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Guys -- I love your show and your column and...

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Dear Tom and Ray:



Guys -- I love your show and your column, and have followed them from NY to NJ to IL to NJ to NY to NC to NJ again. My wife's superb purchase of a 1996 Toyota Camry, which has been a workhorse for
almost 10 years and 110,000 miles, apparently now has a head-gasket leak. I have never had to add oil between oil changes. So, I guess I can spend $2,500 now to fix it, or take my chances and maybe need a new engine one day. How long can I get away with just watching the oil-pressure gauge and dipstick? Weeks, months, a year or two?
Thanks. -- Steven

RAY: Well, I've been watching this dipstick next to me for years, and all he does every day is roll under a car and fall asleep.

TOM: Well, our creeper is too comfortable.

RAY: Yeah. We need one with spikes on it. Anyway, it depends on what kind of leak the head gasket is causing, Steven. A cracked head gasket can create several kinds of leaks.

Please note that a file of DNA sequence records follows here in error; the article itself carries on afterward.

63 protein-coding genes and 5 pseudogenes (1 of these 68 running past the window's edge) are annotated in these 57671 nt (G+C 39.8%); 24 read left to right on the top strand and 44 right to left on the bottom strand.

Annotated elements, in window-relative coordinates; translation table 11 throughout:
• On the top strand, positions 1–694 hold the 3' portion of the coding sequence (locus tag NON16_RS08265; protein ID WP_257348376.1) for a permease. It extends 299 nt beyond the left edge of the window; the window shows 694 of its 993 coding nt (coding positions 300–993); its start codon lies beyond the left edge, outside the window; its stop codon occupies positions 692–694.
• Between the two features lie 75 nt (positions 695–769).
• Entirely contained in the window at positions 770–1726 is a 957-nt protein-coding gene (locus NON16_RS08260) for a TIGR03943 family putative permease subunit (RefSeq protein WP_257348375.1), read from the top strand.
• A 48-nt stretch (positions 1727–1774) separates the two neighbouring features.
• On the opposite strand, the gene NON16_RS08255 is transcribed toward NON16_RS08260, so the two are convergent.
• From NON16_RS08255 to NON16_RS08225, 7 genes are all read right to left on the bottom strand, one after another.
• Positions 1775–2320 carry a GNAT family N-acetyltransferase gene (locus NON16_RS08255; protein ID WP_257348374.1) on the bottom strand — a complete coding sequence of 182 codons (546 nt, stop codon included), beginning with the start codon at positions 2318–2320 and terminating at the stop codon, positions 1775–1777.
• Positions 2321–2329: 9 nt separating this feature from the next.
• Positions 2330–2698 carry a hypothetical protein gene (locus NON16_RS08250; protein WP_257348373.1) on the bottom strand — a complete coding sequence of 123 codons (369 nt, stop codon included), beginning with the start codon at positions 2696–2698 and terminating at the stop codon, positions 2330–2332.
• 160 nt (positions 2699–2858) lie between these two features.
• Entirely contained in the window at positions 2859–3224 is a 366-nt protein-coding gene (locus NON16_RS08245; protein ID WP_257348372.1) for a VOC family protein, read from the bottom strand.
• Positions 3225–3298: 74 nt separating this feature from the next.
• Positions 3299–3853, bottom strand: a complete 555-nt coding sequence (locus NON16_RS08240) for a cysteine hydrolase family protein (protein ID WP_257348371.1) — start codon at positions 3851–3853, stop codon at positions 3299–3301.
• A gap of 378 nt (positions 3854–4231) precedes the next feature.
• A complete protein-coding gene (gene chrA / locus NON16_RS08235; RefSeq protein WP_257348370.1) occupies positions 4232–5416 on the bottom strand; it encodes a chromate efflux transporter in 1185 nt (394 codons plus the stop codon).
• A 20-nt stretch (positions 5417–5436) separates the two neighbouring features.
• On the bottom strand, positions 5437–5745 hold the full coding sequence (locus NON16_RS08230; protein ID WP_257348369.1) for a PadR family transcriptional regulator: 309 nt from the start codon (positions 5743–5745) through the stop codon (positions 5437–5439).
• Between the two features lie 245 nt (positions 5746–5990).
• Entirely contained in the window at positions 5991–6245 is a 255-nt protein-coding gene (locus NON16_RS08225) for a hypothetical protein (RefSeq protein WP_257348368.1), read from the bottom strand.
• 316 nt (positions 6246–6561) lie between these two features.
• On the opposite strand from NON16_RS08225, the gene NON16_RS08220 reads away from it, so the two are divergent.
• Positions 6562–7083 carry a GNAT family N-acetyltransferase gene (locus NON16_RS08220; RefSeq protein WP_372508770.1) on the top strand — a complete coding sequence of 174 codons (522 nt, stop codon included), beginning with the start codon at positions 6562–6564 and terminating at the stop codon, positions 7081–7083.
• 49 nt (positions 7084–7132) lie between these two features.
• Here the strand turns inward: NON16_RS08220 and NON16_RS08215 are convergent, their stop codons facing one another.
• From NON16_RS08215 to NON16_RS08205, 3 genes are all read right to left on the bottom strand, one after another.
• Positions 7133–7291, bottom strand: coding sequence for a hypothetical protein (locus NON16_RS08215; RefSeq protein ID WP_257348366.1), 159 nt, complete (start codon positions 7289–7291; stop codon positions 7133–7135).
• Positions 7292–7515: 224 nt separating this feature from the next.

TOM: It can allow oil to leak from the oil passages to the outside of the engine. You'd be able to see that. You'd see oil seeping out where the cylinder head meets the block.

RAY: If it's leaking oil at such a slow rate that you never have to add any between oil changes, it might leak for years like that and be just fine. So, that's the best-case scenario.

TOM: However, if it's letting oil mix with your coolant inside the engine, then you've got to fix it. The problem isn't so much the oil that gets into the coolant, as the coolant that gets into the oil. Coolant is a lousy lubricant, compared with motor oil. Trying to lubricate an engine with a mixture that's half antifreeze is going to make you sound prophetic, Steven. Because you WILL need a new engine one day -- one day soon.

RAY: The same can be said if a broken head gasket is allowing coolant to get into the cylinders. That means you're burning up your coolant and it's coming out your tailpipe. At some point, the leak will get a lot worse, and you won't notice until you run out of coolant and turn the engine into a solid, single-piece, 600-pound paperweight.

TOM: So unless it's only leaking oil externally, and slowly, I'd recommend that you go ahead and fix it. If properly cared for, this engine could easily go another 110,000 miles. Failing to fix it could
result in having to buy your wife a brand-new Camry --which, as you know, Steven, is a heck of a lot more than $2,500.
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